3. Team work does actually make the dream work
A sprint isn’t the place to have difficult conversations or to drive an agenda. If you’re at Day One of your sprint, you should have already identified your problem (at Kyan we do this through a Problem Framing workshop pre-sprint) and those attending the sprint should all have the common goal of validating your product idea. That’s not to say there won’t be disagreements during the sprint, but on the whole, any major tangents, problems or disagreements should be parked.
Think of a sprint like the building of a skyscraper. The architect has the plans, and the electricians, plumbers and plasterers, whilst their roles are very different, have to cooporate to ensure the building is delivered on time and to spec.
4. Clear your calendar, without fail
With a sprint, you’re in it to win it. You need to turn up and do the time. We’d say it’s absolutely imperative that all who are present on Day One are committed to seeing the sprint through to the end. People coming and going will cause disruption and will greatly affect the quality and outcome of the exercises within the sprint. Particularly as each person in the sprint has been selected to be there based on their position within the clients’ business or the agency’s/consultancy’s business.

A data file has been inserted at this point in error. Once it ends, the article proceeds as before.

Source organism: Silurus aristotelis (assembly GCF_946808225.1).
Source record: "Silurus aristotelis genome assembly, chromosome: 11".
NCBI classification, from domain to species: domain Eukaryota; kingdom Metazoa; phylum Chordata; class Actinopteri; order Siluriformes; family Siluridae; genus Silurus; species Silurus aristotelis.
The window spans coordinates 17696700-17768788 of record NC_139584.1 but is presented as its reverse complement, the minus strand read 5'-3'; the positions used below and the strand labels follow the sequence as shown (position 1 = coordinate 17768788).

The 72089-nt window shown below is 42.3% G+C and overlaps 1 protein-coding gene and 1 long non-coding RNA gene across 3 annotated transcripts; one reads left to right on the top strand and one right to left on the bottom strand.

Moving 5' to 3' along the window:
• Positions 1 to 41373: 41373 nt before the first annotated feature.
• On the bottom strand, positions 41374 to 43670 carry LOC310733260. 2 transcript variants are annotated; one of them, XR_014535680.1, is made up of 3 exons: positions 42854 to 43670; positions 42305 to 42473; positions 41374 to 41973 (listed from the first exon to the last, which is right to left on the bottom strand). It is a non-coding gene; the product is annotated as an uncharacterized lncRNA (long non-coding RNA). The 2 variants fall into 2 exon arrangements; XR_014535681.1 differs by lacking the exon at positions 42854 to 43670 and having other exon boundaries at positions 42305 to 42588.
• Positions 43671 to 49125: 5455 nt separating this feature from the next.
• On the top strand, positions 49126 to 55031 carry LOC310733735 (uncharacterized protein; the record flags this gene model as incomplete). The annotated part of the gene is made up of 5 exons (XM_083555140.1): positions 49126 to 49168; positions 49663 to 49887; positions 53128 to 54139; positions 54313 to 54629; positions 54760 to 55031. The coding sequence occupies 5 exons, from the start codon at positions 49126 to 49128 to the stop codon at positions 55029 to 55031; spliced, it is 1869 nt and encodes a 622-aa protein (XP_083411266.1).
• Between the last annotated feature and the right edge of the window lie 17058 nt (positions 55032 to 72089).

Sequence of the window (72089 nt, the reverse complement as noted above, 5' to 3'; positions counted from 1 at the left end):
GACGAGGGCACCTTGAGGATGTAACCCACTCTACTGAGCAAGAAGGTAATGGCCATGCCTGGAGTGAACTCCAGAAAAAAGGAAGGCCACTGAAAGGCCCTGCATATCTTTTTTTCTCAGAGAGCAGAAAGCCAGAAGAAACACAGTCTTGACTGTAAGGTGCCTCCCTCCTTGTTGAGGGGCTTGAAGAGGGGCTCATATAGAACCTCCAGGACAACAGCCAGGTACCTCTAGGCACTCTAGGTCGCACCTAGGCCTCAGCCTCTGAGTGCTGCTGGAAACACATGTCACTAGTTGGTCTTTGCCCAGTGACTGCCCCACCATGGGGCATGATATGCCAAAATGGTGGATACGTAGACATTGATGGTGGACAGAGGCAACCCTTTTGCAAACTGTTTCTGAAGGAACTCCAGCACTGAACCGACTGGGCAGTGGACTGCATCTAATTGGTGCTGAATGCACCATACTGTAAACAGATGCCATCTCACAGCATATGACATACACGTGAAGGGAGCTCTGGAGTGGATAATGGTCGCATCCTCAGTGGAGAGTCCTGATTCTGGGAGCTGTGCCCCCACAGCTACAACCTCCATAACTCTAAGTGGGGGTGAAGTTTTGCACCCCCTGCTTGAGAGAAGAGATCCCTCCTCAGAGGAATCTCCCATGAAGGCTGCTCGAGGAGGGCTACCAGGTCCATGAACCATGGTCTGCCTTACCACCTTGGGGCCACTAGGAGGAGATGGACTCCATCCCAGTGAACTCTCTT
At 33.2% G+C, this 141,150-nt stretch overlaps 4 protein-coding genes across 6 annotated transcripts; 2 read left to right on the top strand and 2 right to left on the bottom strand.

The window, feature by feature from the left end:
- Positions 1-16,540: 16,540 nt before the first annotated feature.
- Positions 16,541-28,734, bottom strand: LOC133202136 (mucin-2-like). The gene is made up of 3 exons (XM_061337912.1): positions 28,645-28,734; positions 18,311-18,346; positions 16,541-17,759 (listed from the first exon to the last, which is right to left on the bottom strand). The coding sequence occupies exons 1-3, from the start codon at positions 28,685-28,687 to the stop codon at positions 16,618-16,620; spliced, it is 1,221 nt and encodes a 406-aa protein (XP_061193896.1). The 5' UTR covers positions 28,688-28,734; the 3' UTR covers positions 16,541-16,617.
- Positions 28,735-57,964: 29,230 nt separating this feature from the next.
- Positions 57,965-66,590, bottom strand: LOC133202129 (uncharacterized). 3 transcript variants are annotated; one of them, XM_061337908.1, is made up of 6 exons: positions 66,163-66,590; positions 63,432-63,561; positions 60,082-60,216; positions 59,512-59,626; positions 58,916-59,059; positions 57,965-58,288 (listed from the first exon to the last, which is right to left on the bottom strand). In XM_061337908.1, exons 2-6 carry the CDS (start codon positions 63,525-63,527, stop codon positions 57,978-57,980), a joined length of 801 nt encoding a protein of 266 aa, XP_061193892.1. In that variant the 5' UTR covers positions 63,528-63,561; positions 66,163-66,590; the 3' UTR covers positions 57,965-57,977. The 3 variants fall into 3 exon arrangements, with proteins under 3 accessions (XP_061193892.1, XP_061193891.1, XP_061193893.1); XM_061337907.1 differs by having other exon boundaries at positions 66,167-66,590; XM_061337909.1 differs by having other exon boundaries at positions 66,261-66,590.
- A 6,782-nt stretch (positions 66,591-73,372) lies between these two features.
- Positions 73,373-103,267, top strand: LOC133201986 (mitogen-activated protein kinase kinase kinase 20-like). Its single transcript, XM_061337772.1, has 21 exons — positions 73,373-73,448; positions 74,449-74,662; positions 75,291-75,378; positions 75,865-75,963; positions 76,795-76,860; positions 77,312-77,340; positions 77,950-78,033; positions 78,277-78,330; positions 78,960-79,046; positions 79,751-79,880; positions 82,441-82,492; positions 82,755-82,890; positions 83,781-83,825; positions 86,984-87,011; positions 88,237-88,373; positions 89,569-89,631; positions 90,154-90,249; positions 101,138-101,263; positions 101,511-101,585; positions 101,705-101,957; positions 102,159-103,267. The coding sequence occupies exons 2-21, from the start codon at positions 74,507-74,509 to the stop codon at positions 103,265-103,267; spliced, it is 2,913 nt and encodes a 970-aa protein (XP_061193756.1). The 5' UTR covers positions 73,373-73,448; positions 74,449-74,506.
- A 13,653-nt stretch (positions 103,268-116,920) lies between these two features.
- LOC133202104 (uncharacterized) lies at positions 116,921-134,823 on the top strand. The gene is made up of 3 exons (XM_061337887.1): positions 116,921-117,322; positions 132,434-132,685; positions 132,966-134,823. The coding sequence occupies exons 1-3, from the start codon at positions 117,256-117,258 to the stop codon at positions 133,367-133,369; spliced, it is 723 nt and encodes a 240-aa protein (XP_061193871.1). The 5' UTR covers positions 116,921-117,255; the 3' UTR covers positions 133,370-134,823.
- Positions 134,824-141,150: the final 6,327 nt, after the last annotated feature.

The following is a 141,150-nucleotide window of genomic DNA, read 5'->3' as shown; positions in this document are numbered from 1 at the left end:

A developer being pulled out of a sprint to see to some client work, for instance, will only come back to bite you later on when the engineering team encounter problems during the product build.
Clear your calendar, dedicate your week to the sprint, and get lots of rest too — you’ll be surprised how mentally and physically demanding a sprint can be!
5. Build your very best team
To me, this is the fun bit. I don’t run sprints myself, but I’ve seen the value it brings to a successful sprint. And the idea of pulling together the best brains in your business is fantastic and a luxury most teams don’t often get. A sprint team may be between 5 and 7 people, but there are no hard and fast rules here. However, the real benefit comes from choosing the right crew. The example we give in our Campus Design Sprints workshop is as follows: